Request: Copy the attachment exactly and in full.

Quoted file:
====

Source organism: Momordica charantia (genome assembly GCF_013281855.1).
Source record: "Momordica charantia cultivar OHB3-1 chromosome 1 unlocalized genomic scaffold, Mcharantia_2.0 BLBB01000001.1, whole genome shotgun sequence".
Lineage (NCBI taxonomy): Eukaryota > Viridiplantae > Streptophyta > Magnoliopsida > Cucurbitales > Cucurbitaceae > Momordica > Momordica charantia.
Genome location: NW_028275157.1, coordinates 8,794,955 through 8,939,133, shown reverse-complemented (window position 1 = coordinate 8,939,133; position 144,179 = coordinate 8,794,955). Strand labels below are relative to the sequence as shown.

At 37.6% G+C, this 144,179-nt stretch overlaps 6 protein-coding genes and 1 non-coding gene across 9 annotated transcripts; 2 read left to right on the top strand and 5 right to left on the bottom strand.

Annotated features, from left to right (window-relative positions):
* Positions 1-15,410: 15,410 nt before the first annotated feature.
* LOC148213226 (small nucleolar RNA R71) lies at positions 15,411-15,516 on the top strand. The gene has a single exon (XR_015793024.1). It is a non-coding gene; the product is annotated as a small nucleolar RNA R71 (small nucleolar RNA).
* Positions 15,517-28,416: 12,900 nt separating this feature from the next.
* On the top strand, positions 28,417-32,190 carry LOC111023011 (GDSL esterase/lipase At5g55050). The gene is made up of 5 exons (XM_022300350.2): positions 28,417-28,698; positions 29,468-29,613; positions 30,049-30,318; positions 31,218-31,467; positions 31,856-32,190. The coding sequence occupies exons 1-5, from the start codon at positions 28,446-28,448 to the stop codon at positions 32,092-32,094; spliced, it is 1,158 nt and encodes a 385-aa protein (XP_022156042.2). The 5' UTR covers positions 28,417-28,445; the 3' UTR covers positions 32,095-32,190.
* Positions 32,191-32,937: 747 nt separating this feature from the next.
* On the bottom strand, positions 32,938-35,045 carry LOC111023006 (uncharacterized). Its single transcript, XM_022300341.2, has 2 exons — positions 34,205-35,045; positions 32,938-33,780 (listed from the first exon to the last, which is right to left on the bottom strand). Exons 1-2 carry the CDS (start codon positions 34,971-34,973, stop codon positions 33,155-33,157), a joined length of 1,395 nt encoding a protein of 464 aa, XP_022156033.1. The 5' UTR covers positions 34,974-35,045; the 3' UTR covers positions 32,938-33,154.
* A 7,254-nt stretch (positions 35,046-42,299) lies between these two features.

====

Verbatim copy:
Source organism: Momordica charantia (genome assembly GCF_013281855.1).
Source record: "Momordica charantia cultivar OHB3-1 chromosome 1 unlocalized genomic scaffold, Mcharantia_2.0 BLBB01000001.1, whole genome shotgun sequence".
Lineage (NCBI taxonomy): Eukaryota > Viridiplantae > Streptophyta > Magnoliopsida > Cucurbitales > Cucurbitaceae > Momordica > Momordica charantia.
Genome location: NW_028275157.1, coordinates 8,794,955 through 8,939,133, shown reverse-complemented (window position 1 = coordinate 8,939,133; position 144,179 = coordinate 8,794,955). Strand labels below are relative to the sequence as shown.

At 37.6% G+C, this 144,179-nt stretch overlaps 6 protein-coding genes and 1 non-coding gene across 9 annotated transcripts; 2 read left to right on the top strand and 5 right to left on the bottom strand.

Annotated features, from left to right (window-relative positions):
* Positions 1-15,410: 15,410 nt before the first annotated feature.
* LOC148213226 (small nucleolar RNA R71) lies at positions 15,411-15,516 on the top strand. The gene has a single exon (XR_015793024.1). It is a non-coding gene; the product is annotated as a small nucleolar RNA R71 (small nucleolar RNA).
* Positions 15,517-28,416: 12,900 nt separating this feature from the next.
* On the top strand, positions 28,417-32,190 carry LOC111023011 (GDSL esterase/lipase At5g55050). The gene is made up of 5 exons (XM_022300350.2): positions 28,417-28,698; positions 29,468-29,613; positions 30,049-30,318; positions 31,218-31,467; positions 31,856-32,190. The coding sequence occupies exons 1-5, from the start codon at positions 28,446-28,448 to the stop codon at positions 32,092-32,094; spliced, it is 1,158 nt and encodes a 385-aa protein (XP_022156042.2). The 5' UTR covers positions 28,417-28,445; the 3' UTR covers positions 32,095-32,190.
* Positions 32,191-32,937: 747 nt separating this feature from the next.
* On the bottom strand, positions 32,938-35,045 carry LOC111023006 (uncharacterized). Its single transcript, XM_022300341.2, has 2 exons — positions 34,205-35,045; positions 32,938-33,780 (listed from the first exon to the last, which is right to left on the bottom strand). Exons 1-2 carry the CDS (start codon positions 34,971-34,973, stop codon positions 33,155-33,157), a joined length of 1,395 nt encoding a protein of 464 aa, XP_022156033.1. The 5' UTR covers positions 34,974-35,045; the 3' UTR covers positions 32,938-33,154.
* A 7,254-nt stretch (positions 35,046-42,299) lies between these two features.